Legal solutions frequently have problems: laws that restrict speech are often plagued by vagueness, scope creep and expansive interpretations. But even when the law is not a good solution - which remains to be seen with cases like Hogan's - we can repudiate organisations that engage in serious kinds of defamation or brutal invasions of personal privacy. Our liberty of thought and discussion does not require these smears and invasions, and it may even be hindered by them.
And as a bonus, in case you missed it - my piece at The Conversation, republished on this blog - about an earlier Gawker disaster.


Wednesday, August 17, 2016

Currently in Melbourne!

I'm currrently in Melbourne, staying at the delightful home of old friends Alison Kennedy and Tony Kuhn - and I plan to catch up with a fair assortment of friends in the next few days, although I wish I could stay longer and meet up with everyone. Do forgive me if you live in Melbourne and I don't get to see you before I head home next week. Having lived in Melbourne for over 30 years (from early 1979 to late 2009), I have many, many friends here, and I always feel at home when I visit.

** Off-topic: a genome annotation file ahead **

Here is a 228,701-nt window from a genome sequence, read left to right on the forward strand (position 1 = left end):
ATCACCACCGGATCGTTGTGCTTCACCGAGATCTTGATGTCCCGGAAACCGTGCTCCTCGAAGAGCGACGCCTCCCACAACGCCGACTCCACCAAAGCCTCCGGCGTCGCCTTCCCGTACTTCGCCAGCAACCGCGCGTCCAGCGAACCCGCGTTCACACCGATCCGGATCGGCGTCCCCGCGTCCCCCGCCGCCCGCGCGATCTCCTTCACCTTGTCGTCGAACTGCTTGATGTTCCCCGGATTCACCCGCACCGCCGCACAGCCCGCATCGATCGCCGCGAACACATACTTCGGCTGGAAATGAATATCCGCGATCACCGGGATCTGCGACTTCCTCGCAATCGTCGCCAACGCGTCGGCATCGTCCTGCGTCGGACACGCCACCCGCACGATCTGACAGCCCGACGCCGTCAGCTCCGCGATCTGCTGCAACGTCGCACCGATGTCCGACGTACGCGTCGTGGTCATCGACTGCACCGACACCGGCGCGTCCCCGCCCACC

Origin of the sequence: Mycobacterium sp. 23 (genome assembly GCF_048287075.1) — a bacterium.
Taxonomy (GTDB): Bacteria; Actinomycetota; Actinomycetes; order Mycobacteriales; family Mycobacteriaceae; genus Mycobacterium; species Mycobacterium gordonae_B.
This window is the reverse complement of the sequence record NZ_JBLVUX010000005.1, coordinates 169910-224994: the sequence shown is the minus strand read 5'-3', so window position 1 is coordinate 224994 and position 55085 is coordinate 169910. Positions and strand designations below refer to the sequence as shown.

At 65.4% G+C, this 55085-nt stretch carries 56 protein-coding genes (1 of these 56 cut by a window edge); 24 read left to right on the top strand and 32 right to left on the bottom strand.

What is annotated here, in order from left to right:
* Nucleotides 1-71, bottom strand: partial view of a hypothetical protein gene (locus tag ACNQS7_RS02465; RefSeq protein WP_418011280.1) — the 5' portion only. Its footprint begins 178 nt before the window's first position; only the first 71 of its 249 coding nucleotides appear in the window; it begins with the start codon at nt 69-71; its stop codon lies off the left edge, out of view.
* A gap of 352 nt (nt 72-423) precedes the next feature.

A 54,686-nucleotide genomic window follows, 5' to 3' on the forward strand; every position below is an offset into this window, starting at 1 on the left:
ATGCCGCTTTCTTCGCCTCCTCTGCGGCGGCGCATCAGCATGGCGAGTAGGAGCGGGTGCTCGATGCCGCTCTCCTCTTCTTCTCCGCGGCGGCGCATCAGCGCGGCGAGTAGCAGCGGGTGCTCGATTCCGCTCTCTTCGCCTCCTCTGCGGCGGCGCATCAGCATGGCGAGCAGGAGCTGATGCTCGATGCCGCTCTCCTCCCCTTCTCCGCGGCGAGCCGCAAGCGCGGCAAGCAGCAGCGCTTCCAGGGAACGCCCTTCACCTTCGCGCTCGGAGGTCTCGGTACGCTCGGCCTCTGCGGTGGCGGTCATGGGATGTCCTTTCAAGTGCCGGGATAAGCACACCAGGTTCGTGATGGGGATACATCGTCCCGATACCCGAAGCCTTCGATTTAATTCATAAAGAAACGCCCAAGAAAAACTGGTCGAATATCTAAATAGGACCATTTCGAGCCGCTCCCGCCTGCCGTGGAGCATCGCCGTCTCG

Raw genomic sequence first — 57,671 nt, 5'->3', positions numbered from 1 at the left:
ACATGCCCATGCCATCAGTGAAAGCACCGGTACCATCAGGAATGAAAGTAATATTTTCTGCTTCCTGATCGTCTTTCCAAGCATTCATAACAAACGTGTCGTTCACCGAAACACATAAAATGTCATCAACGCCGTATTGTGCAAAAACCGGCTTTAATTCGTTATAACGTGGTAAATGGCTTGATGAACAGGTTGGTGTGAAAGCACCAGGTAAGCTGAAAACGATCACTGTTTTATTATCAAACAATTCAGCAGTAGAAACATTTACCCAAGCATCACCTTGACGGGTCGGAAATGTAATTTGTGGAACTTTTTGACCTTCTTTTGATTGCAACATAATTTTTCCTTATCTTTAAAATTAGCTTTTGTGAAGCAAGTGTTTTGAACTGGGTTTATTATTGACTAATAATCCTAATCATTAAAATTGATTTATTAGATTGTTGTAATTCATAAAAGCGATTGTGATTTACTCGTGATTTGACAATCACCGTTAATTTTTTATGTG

Tomorrow is my birthday, and I plan to celebrate in style.

Tuesday, August 16, 2016

I have joined the board of the Journal of Posthuman Studies

I'm wary these days about taking on new responsibilities as I'm pretty overstretched (and running behind with some projects). In fact, I've been trying to cut down on things to get it all a bit more under control. But I'm pleased to have joined the editorial board of the Journal of Posthuman Studies. This new journal has an impressive board and an important brief. It describes itself as follows:
The Journal of Posthuman Studies is a fully peer reviewed, multidisciplinary journal developed to analyse what it is to be human in an age of rapid technological, scientific, cultural and social evolution. As the boundaries between human and "the other", technological, biological and environmental, are eroded and perceptions of normalcy are challenged, they have generated a range of ethical, philosophical, cultural, and artistic questions that this journal seeks to address. Drawing on theory from critical posthumanism and the normative reflections of transhumanism, it encourages constructive but rigorously critical dialogue through discussion papers, forums, and a carefully curated balance of research articles. The journal publishes papers on issues such as the consequences of enhancement, especially bioenhancement, transhumanist, and posthumanist accounts of “the human,” and any and all ways in which they impact culture and society. The journal encourages submissions from a range of disciplines such as: philosophy, sociology, literary studies, cultural studies, critical theory, media studies, bioethics, medical ethics, anthropology, religious studies, disability studies, gender studies, queer studies, critical animal studies, environmental studies, and the visual arts.